With its focus on a richly diverse range of texts to promote critical thinking, Diverse Shorts fills a gap in the educational experience of today’s secondary pupils and offers challenging material by renowned authors writing about issues important to the world today.
UNICEF’s Rights Respecting School Award encourages schools to use the United Nations Convention on the Rights of the Child as the basis for enhancing teaching, learning, ethos, attitudes and behaviour. The scheme started in 2004 and is running in 4,000 primary and secondary schools in the UK.
This resource offers learners a chance to look back through the archives of Oxfam’s work celebrating their 75th anniversary and consider how to end poverty.
Words That Burn is a national project developed by Amnesty International and The Poetry Hour, which challenges young people to make a difference through poetry and use that medium to explore and express human rights.
This free booklet from Amnesty International UK provides a set of 10 interactive lessons for primary schools. It helps provide pupils with an understanding of their own human rights and the values and attitudes that underpin them.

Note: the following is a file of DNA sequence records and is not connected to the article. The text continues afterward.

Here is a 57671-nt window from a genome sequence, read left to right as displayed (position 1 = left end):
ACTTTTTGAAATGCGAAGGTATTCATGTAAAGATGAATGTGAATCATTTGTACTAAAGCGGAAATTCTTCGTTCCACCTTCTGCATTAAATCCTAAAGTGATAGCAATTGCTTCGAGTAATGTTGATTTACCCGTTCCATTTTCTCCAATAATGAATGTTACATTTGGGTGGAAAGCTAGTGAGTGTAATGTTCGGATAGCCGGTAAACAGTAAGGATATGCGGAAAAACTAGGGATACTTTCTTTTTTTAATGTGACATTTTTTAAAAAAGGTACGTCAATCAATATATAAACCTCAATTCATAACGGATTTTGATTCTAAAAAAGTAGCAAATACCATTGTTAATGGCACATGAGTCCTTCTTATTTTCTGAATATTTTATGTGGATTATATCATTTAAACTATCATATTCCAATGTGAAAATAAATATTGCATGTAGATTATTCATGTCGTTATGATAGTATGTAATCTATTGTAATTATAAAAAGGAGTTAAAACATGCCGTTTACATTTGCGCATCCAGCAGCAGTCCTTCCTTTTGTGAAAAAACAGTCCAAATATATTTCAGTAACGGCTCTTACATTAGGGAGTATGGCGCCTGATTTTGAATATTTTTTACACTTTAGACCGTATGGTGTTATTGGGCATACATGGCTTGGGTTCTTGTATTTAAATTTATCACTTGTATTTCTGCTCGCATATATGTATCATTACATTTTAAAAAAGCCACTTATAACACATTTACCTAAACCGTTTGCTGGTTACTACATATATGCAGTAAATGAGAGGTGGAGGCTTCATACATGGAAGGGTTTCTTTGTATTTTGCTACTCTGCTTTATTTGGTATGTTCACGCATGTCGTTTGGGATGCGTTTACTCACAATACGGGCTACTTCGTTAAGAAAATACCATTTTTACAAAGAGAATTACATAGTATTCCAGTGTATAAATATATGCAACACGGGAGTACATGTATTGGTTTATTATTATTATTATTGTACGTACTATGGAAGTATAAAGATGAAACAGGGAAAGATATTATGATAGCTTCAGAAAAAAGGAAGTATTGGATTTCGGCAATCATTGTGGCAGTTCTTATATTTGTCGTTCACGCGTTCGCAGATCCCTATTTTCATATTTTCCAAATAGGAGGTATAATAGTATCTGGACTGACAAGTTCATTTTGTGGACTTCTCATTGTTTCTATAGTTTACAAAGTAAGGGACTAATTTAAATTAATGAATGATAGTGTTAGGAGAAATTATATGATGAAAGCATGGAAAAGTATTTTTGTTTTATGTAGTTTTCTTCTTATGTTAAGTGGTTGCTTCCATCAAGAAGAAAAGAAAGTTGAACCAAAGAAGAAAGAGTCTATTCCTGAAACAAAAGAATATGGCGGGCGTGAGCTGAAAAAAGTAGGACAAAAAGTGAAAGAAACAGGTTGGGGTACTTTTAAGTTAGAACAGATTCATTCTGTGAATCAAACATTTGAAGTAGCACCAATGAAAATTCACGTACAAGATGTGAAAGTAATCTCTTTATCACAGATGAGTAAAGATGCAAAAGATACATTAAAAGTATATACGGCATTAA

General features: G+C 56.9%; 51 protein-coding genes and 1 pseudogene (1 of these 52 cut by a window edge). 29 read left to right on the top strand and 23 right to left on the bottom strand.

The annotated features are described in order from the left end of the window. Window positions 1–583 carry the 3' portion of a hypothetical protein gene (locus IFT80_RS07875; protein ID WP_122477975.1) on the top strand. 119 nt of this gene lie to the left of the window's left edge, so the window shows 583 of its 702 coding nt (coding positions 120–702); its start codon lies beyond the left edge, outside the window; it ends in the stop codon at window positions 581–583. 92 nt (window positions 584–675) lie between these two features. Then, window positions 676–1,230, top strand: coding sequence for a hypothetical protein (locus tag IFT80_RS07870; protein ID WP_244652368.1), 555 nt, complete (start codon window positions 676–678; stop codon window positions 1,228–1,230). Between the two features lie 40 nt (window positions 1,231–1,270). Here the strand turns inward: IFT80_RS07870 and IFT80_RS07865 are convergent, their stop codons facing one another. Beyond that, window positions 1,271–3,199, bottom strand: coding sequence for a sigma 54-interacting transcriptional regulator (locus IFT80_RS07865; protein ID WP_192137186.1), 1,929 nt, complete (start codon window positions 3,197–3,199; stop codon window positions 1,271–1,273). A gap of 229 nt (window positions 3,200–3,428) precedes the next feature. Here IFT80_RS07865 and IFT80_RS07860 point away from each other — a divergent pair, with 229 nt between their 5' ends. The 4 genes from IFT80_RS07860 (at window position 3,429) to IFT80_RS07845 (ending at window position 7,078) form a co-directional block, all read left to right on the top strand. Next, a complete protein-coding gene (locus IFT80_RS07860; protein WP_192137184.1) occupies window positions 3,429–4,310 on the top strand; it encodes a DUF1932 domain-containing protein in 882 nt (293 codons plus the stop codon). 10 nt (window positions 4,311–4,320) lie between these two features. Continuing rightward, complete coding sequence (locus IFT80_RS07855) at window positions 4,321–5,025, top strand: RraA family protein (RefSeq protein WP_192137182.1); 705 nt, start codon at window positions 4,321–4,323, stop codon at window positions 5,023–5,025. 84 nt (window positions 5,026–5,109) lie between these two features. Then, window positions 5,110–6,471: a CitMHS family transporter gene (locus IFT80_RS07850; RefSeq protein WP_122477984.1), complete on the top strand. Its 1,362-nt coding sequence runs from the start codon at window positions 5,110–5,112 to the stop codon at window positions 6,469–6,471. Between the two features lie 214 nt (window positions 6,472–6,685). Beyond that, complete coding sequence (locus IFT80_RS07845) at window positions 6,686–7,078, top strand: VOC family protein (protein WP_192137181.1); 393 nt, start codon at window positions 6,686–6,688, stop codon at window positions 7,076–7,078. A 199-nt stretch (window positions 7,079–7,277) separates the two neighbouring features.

Why Comics? Education Charity brings contemporary humanitarian and social issues (such as racism, conflict, migration, bullying, trafficking and climate change) into the classroom through interactive literary comic books based on real-life testimony.
Published by the British Institute of Human Rights, this easy-to-read eBook will take you on a whistlestop tour of where our human rights came from, how they’re protected in the UK by the Human Rights Act, and the difference our Human Rights Act has made in real life in the 15 years that it has been in force.
Nikki Mattei from Fashion Revolution introduces their campaign and educational resources calling for greater transparency in the fashion industry.
This resource supports learners aged 11-18 in thinking critically about the complex conflict in Yemen and its human impact. It also provides advice on ways to take action such as writing to their MP or organising a fundraising appeal.
This teaching resource aims to help 11-14-year-olds to engage critically with the novel The Bone Sparrow and to reflect on the themes, and on the relationships between fact and fiction.